When Don Creery punches in as a driver for Uber, he’s loath to cross the bridge from Seattle to Bellevue, because when he does, the minimum pay he’s guaranteed disappears. “If I get a ride request and it appears it’s going to the Eastside, I don’t take it,” he said.  ... “This is major legislation that would set a lot of precedence in the state that could have real unintended consequences, and it needs to be really carefully considered,” said Terri Gerstein, director of the State and Local Enforcement Project at the Harvard Law School Labor and Worklife Program.

  • Is Washington State About to Deprive Its Gig Drivers of Basic Rights?

    March 3, 2022

    An op-ed by Terri Gerstein: When Proposition 22, the (sadly, successful) initiative to strip gig workers of rights, was on the California ballot in 2020, there was immense news coverage and analysis. As gig companies like Uber and Lyft prepare similar attempts across the country, with the goal of ensuring their workers remain non-employees, a similarly high-profile fight is brewing in Massachusetts, where worker, environmental, and racial justice advocates have formed a coalition to gear up for a major battle as a similar measure comes before voters in November.

  • After five years of #MeToo movement, a modest win for women’s workplace rights

    February 17, 2022

    A bipartisan group of lawmakers on Feb. 10 enacted one of the most momentous workplace rights reforms in more than a decade, and Congress’ most significant legislation against sexual harassment and abuse since the #MeToo women’s movement began five years ago. ... Terri Gerstein, a fellow at the Harvard Law School Labor and Worklife Program, told me the legislation is an “important first step,” and a major accomplishment, especially given the stark partisan divide in Congress and businesses’ strong interest in keeping disputes out of court. “I would not understate what a real accomplishment this is, and how meaningful it is to women who have faced harassment and assault,” Gerstein said. “It demonstrates a bipartisan recognition that forced arbitration is unfair to workers and that the secrecy is a problem.”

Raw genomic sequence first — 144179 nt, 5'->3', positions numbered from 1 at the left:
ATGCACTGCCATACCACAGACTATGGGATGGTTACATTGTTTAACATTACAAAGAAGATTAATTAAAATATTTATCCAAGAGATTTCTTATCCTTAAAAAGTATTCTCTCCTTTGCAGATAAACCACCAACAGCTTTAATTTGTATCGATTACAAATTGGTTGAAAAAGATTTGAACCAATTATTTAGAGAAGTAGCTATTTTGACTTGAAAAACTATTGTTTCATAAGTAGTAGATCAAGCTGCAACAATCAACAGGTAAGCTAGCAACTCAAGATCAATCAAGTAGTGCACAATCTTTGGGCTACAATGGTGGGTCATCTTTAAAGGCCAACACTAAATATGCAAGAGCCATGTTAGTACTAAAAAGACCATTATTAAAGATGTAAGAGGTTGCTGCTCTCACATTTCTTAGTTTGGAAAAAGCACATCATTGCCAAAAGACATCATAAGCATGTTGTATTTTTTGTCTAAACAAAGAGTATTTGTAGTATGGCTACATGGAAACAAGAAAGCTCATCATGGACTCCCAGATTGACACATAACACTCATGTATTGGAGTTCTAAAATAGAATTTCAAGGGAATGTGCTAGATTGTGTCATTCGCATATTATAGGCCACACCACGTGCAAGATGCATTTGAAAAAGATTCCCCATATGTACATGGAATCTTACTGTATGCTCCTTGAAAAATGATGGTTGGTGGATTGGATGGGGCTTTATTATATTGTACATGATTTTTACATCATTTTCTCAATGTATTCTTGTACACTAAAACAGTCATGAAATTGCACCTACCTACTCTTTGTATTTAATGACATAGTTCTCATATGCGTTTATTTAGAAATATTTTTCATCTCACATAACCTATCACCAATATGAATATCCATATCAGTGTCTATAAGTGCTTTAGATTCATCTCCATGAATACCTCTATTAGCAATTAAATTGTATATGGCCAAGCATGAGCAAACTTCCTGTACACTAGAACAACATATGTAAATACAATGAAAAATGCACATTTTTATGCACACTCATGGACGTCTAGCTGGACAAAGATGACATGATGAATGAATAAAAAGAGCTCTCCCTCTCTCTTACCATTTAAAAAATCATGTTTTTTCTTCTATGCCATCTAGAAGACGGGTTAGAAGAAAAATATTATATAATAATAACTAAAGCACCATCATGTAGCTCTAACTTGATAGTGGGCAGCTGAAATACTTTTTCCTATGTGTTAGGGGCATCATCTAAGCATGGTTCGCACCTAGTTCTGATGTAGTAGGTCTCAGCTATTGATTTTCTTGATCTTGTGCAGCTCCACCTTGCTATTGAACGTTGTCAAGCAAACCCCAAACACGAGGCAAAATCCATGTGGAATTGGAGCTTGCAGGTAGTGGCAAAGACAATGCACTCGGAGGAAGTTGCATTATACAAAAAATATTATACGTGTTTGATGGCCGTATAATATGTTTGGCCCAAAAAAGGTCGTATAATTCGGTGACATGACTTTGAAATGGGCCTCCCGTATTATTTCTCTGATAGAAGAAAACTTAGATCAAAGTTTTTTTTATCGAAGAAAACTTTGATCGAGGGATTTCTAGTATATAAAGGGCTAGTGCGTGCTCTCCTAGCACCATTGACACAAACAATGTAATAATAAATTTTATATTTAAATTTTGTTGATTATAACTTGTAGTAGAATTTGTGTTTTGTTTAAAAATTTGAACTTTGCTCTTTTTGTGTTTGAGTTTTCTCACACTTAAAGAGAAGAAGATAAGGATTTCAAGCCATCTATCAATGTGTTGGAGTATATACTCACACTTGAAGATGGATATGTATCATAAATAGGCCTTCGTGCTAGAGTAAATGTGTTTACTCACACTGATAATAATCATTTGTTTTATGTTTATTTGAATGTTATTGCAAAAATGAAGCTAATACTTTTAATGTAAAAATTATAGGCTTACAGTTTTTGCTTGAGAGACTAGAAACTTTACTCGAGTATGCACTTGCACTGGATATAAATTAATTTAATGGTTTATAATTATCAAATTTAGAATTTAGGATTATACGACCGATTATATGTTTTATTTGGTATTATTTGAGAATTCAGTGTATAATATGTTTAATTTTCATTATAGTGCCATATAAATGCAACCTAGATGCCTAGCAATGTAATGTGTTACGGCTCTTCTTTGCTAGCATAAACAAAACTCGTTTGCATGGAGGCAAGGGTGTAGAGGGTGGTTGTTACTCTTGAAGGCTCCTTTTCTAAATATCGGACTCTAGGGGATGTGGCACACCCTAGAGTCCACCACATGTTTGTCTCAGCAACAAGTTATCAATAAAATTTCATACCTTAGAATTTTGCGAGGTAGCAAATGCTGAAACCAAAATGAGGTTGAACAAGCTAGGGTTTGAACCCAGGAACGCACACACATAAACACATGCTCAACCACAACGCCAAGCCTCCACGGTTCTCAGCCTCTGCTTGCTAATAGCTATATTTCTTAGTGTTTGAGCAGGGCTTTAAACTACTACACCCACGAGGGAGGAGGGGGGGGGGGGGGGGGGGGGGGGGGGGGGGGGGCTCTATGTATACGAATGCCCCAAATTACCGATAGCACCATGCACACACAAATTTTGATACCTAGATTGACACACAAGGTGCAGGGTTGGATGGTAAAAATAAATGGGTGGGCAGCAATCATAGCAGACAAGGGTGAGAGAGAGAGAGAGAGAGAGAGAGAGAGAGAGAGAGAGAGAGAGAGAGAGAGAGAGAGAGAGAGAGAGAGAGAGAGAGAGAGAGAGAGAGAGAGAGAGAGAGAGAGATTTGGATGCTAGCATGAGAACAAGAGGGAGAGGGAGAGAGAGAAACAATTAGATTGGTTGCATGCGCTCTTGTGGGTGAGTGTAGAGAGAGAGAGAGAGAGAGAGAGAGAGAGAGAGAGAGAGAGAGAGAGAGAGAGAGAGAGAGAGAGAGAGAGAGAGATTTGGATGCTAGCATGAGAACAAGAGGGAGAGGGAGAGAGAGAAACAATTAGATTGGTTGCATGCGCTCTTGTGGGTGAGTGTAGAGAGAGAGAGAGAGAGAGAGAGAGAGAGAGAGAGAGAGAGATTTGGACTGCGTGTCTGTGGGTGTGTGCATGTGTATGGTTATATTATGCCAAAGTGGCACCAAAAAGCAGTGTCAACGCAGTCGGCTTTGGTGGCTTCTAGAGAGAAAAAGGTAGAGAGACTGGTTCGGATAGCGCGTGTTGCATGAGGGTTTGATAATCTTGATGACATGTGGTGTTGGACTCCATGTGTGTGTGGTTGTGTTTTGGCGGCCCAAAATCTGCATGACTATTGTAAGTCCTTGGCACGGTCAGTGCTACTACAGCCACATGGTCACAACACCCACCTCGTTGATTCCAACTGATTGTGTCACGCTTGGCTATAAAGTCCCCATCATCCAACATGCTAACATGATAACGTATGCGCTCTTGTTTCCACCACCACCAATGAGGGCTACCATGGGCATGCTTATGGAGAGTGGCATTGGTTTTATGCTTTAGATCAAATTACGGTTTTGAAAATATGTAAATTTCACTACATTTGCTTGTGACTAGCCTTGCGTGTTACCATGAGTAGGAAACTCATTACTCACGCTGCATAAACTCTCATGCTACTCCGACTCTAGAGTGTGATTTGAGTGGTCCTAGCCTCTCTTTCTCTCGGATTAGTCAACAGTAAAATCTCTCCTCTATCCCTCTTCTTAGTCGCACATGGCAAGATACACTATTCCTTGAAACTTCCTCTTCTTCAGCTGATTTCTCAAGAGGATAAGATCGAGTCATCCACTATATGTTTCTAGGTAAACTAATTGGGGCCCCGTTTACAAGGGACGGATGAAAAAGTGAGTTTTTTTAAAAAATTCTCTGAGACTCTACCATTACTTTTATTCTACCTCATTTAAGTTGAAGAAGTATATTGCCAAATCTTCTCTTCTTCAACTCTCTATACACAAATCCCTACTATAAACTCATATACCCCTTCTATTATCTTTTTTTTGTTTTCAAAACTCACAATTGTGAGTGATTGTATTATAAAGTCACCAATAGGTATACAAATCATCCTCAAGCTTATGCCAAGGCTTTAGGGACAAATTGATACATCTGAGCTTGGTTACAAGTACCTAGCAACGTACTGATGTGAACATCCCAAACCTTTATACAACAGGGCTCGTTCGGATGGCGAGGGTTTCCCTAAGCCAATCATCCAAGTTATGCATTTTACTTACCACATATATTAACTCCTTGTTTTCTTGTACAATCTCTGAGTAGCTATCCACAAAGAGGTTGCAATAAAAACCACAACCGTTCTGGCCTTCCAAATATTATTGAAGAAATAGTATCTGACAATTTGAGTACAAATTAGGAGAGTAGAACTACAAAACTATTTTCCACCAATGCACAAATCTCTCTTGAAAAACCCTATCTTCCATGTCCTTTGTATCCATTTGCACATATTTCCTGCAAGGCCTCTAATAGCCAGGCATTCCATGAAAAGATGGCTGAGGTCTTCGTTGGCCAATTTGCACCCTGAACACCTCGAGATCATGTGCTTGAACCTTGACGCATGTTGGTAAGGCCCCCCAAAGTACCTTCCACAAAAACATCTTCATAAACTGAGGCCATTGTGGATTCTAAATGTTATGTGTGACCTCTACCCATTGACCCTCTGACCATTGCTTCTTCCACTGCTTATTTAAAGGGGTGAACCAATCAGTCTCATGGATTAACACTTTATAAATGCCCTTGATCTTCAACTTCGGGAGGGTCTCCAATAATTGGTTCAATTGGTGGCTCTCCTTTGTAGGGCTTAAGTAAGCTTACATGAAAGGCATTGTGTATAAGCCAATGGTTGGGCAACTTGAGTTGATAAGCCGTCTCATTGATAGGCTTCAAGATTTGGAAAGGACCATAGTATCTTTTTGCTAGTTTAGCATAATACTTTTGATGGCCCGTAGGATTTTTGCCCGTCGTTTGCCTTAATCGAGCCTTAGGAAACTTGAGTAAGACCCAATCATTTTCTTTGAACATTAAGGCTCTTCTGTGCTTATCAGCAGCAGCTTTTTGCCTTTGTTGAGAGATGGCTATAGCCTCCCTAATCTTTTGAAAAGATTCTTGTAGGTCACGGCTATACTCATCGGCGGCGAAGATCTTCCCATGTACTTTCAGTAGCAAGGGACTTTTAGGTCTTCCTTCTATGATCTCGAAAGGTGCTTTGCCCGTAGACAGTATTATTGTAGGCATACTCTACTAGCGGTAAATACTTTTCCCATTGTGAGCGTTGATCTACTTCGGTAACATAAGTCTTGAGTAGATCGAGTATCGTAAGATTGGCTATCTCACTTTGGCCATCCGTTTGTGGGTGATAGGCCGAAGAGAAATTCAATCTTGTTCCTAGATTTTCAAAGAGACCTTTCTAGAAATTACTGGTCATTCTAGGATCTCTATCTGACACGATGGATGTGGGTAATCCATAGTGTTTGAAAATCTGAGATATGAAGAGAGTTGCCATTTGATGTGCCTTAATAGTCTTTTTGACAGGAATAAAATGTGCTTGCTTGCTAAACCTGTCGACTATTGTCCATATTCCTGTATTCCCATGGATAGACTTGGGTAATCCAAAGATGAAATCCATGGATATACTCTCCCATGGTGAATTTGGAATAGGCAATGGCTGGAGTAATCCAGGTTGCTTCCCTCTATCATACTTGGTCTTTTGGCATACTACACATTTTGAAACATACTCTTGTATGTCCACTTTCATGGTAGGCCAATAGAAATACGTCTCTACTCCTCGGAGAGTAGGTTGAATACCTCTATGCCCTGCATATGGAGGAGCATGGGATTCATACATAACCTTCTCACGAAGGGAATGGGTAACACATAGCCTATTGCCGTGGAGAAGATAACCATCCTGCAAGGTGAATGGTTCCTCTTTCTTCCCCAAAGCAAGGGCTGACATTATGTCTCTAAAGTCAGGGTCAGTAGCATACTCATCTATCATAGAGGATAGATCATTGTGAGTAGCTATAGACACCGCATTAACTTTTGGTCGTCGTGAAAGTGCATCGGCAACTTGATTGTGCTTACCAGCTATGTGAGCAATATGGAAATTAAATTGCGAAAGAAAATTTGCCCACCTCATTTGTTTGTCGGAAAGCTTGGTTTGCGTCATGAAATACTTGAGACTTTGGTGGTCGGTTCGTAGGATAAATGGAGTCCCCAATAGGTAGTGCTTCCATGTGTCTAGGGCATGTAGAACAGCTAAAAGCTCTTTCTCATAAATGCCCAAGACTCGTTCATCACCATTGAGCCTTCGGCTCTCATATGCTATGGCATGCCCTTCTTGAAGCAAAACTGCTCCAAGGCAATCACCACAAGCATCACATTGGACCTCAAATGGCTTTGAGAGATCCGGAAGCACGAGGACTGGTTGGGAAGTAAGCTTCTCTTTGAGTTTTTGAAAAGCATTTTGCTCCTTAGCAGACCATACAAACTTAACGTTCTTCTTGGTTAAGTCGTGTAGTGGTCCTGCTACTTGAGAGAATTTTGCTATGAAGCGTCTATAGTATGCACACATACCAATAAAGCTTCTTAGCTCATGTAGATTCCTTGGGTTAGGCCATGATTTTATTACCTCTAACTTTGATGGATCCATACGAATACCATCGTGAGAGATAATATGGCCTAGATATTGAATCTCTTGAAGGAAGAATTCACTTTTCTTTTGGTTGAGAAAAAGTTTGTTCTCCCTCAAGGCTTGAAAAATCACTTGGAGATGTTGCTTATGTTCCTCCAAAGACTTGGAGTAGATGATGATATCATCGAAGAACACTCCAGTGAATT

• Forced arbitration in workplace sexual assault cases is ending. But what about other disputes?

    February 14, 2022

    An op-ed written by Terri Gerstein: Finally, some good news came from Congress. The Ending Forced Arbitration of Sexual Assault and Sexual Harassment Act passed in the Senate on Thursday and heads to President Joe Biden to be signed. The bill prevents employers from forcing their workers to bring sexual harassment or assault cases before secretive arbitrators paid by the boss, instead of before judges in open court.

  • Data Provided by Amazon Workers Offers Rare Glimpse into COVID Cases in California Warehouses

    February 14, 2022